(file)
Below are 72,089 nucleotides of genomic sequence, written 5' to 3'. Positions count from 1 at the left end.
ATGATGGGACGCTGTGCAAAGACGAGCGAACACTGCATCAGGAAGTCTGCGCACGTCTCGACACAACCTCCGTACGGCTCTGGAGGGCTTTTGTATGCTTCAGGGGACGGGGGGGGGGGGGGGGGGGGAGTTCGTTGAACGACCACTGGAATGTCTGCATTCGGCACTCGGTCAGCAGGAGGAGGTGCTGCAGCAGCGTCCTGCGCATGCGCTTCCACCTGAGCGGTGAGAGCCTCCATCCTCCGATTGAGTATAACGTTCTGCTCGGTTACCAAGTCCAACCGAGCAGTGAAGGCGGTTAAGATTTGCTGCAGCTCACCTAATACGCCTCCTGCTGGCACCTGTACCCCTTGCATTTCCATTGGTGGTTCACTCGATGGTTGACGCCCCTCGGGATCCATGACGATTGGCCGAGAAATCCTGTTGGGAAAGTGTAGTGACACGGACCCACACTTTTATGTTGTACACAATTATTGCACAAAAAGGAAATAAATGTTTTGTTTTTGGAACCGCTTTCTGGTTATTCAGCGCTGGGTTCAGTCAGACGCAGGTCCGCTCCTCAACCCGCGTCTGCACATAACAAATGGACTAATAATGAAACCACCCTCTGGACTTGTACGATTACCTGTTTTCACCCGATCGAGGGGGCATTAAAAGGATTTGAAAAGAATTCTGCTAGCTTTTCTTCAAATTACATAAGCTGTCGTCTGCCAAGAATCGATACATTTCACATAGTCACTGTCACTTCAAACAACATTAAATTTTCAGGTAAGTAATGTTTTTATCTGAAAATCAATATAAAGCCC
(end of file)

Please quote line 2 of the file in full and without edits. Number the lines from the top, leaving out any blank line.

ATGATGGGACGCTGTGCAAAGACGAGCGAACACTGCATCAGGAAGTCTGCGCACGTCTCGACACAACCTCCGTACGGCTCTGGAGGGCTTTTGTATGCTTCAGGGGACGGGGGGGGGGGGGGGGGGGGAGTTCGTTGAACGACCACTGGAATGTCTGCATTCGGCACTCGGTCAGCAGGAGGAGGTGCTGCAGCAGCGTCCTGCGCATGCGCTTCCACCTGAGCGGTGAGAGCCTCCATCCTCCGATTGAGTATAACGTTCTGCTCGGTTACCAAGTCCAACCGAGCAGTGAAGGCGGTTAAGATTTGCTGCAGCTCACCTAATACGCCTCCTGCTGGCACCTGTACCCCTTGCATTTCCATTGGTGGTTCACTCGATGGTTGACGCCCCTCGGGATCCATGACGATTGGCCGAGAAATCCTGTTGGGAAAGTGTAGTGACACGGACCCACACTTTTATGTTGTACACAATTATTGCACAAAAAGGAAATAAATGTTTTGTTTTTGGAACCGCTTTCTGGTTATTCAGCGCTGGGTTCAGTCAGACGCAGGTCCGCTCCTCAACCCGCGTCTGCACATAACAAATGGACTAATAATGAAACCACCCTCTGGACTTGTACGATTACCTGTTTTCACCCGATCGAGGGGGCATTAAAAGGATTTGAAAAGAATTCTGCTAGCTTTTCTTCAAATTACATAAGCTGTCGTCTGCCAAGAATCGATACATTTCACATAGTCACTGTCACTTCAAACAACATTAAATTTTCAGGTAAGTAATGTTTTTATCTGAAAATCAATATAAAGCCC